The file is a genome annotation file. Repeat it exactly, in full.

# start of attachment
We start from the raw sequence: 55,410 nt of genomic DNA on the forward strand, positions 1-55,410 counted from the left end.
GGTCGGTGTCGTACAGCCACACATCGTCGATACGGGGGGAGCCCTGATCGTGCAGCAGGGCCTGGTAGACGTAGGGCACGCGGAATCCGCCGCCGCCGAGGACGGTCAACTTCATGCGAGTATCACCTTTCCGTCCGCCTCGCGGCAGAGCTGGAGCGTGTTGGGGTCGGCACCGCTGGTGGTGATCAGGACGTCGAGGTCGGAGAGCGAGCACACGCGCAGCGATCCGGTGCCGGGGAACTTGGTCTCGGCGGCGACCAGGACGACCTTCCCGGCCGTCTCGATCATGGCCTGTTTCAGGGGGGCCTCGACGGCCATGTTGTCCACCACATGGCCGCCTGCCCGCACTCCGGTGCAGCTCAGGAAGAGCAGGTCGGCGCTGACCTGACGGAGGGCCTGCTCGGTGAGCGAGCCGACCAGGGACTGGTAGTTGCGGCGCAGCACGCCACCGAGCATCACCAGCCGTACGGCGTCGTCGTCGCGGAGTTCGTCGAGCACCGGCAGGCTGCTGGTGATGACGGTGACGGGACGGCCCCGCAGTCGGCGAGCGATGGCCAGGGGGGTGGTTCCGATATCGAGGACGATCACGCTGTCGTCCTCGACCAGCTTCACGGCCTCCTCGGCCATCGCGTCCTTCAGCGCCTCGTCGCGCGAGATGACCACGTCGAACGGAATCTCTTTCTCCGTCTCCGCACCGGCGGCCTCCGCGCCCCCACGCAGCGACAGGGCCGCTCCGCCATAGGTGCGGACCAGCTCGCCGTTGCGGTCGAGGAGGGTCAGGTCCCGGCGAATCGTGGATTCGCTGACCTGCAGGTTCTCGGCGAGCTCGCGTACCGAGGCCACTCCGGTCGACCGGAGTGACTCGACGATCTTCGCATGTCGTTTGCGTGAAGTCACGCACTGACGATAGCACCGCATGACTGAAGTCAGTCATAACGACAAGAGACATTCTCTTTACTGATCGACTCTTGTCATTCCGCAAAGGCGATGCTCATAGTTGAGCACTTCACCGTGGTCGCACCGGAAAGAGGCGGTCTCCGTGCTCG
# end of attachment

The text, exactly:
We start from the raw sequence: 55,410 nt of genomic DNA on the forward strand, positions 1-55,410 counted from the left end.
GGTCGGTGTCGTACAGCCACACATCGTCGATACGGGGGGAGCCCTGATCGTGCAGCAGGGCCTGGTAGACGTAGGGCACGCGGAATCCGCCGCCGCCGAGGACGGTCAACTTCATGCGAGTATCACCTTTCCGTCCGCCTCGCGGCAGAGCTGGAGCGTGTTGGGGTCGGCACCGCTGGTGGTGATCAGGACGTCGAGGTCGGAGAGCGAGCACACGCGCAGCGATCCGGTGCCGGGGAACTTGGTCTCGGCGGCGACCAGGACGACCTTCCCGGCCGTCTCGATCATGGCCTGTTTCAGGGGGGCCTCGACGGCCATGTTGTCCACCACATGGCCGCCTGCCCGCACTCCGGTGCAGCTCAGGAAGAGCAGGTCGGCGCTGACCTGACGGAGGGCCTGCTCGGTGAGCGAGCCGACCAGGGACTGGTAGTTGCGGCGCAGCACGCCACCGAGCATCACCAGCCGTACGGCGTCGTCGTCGCGGAGTTCGTCGAGCACCGGCAGGCTGCTGGTGATGACGGTGACGGGACGGCCCCGCAGTCGGCGAGCGATGGCCAGGGGGGTGGTTCCGATATCGAGGACGATCACGCTGTCGTCCTCGACCAGCTTCACGGCCTCCTCGGCCATCGCGTCCTTCAGCGCCTCGTCGCGCGAGATGACCACGTCGAACGGAATCTCTTTCTCCGTCTCCGCACCGGCGGCCTCCGCGCCCCCACGCAGCGACAGGGCCGCTCCGCCATAGGTGCGGACCAGCTCGCCGTTGCGGTCGAGGAGGGTCAGGTCCCGGCGAATCGTGGATTCGCTGACCTGCAGGTTCTCGGCGAGCTCGCGTACCGAGGCCACTCCGGTCGACCGGAGTGACTCGACGATCTTCGCATGTCGTTTGCGTGAAGTCACGCACTGACGATAGCACCGCATGACTGAAGTCAGTCATAACGACAAGAGACATTCTCTTTACTGATCGACTCTTGTCATTCCGCAAAGGCGATGCTCATAGTTGAGCACTTCACCGTGGTCGCACCGGAAAGAGGCGGTCTCCGTGCTCG